Dr. Jackson received his Doctorate degree in Biochemistry at the University of Iowa in 1972. His postdoctoral research was at the University of Iowa from 1972 to 1976 and at the MRC Lab of Molecular Biology, Cambridge, U.K. from 1976 to 1978.
He was a research associate scientist at the University of Iowa from 1978 to 1982 and joined the faculty at the Medical College of Wisconsin in 1982.
PhD, University of Iowa, 1972
Transcription within a eucaryotic cell is not a process in which RNA polymerase can freely access the DNA for either initiation or elongation of the transcript. The DNA is associated with highly basic proteins called histones which function to condense the DNA in an organized manner and to facilitate accessibility of the DNA under regulated conditions. Four of these histones, H3, H2A, H2B, H4 coil the DNA into a left-handed supercoil and form a particle called a nucleosome. The DNA is organized into a tandem array of these nucleosomes. Because of the strong binding energies between these proteins and DNA, specific cellular mechanisms are required to access DNA for transcription or replication. We are involved in a characterization of the following potential mechanisms:
1. The role of metabolic modifications such as acetylation. A common characteristic of active genes is the presence of histones that are highly acetylated.
2. The role of topological stress in DNA. A characteristic of the transcriptional process is the formation of positive stress in advance of the RNA polymerase and negative stress in its wake.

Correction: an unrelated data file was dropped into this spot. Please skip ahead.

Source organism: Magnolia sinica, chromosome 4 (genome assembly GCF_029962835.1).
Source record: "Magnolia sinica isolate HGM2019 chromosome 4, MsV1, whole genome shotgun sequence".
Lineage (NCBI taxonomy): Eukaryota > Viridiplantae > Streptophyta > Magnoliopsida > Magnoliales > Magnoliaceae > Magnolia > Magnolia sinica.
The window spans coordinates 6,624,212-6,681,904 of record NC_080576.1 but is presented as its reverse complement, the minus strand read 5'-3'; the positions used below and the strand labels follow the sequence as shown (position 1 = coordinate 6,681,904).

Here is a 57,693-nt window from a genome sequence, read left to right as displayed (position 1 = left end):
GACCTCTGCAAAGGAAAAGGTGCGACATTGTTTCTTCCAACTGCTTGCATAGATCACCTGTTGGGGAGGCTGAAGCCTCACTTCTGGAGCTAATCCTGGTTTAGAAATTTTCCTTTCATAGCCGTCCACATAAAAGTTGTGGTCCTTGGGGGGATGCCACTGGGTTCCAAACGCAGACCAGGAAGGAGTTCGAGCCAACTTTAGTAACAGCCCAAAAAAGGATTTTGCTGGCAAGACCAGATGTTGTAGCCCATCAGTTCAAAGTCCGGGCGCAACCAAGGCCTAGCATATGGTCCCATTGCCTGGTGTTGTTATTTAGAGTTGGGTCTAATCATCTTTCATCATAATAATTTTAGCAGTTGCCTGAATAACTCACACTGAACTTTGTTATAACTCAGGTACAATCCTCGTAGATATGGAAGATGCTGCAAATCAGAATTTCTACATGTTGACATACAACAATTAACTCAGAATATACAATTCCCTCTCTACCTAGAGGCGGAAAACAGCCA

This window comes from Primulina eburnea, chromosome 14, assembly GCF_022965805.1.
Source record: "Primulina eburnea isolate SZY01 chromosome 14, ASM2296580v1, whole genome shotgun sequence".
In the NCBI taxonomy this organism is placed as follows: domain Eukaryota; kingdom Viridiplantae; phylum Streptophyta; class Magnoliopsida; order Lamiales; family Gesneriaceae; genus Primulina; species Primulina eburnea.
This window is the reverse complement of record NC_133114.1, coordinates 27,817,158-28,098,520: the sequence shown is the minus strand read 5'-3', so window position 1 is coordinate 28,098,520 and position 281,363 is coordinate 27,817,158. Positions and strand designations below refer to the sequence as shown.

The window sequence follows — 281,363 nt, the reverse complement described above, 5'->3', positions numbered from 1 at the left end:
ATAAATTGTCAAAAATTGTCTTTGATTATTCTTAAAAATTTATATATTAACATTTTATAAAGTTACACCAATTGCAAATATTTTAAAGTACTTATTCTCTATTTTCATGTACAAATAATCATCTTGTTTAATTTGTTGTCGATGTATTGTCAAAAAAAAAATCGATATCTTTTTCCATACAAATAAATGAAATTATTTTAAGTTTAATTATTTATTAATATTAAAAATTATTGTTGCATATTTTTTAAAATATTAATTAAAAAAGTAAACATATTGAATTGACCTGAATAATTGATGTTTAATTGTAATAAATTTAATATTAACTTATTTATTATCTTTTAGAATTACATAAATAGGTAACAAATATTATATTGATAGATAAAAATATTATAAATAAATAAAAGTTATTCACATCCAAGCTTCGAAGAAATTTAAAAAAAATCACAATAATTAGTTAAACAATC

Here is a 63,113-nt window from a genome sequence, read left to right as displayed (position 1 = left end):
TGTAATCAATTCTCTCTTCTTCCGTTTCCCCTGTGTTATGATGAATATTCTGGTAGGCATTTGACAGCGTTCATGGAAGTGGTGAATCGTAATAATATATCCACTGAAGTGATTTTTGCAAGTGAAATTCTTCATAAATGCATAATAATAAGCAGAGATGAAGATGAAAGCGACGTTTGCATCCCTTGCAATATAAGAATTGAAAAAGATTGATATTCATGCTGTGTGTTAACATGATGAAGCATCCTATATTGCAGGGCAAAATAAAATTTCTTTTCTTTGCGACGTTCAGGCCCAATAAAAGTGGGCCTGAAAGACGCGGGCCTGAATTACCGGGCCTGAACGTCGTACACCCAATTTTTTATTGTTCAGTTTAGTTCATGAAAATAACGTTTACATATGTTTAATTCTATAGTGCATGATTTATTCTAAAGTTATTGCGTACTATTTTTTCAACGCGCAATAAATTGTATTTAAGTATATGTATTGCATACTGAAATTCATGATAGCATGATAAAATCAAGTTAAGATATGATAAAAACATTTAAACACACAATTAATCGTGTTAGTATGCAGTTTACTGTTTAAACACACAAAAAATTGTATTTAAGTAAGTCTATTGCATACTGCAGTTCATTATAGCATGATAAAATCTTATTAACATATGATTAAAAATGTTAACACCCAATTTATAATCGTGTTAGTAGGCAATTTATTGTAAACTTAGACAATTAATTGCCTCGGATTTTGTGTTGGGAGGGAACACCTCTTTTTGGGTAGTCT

3. The role of accessory proteins in modulating histone-DNA interactions. Several recently characterized proteins have been shown to function in either an ATP dependent or independent process to disrupt these interactions.
The figure illustrates a model of transcription which encompasses these three potential mechanisms. Laboratory procedures for testing this model involve both in vivo and in vitro experimentation. The in vivo procedures require exposure of tissue culture cells to radioactive and or density-labeled precursors in order to label proteins and or DNA under conditions which alter either replication or transcription. The dynamics of histone-DNA interactions can be studied by this approach. The in vitro procedures involve the assembly of individual components into a well defined transcription system that is designed to minimize variables. By a manipulation of the in vitro conditions, it is possible to simulate the in vivo observations. In this way, we are able to study specific regulatory mechanism in detail.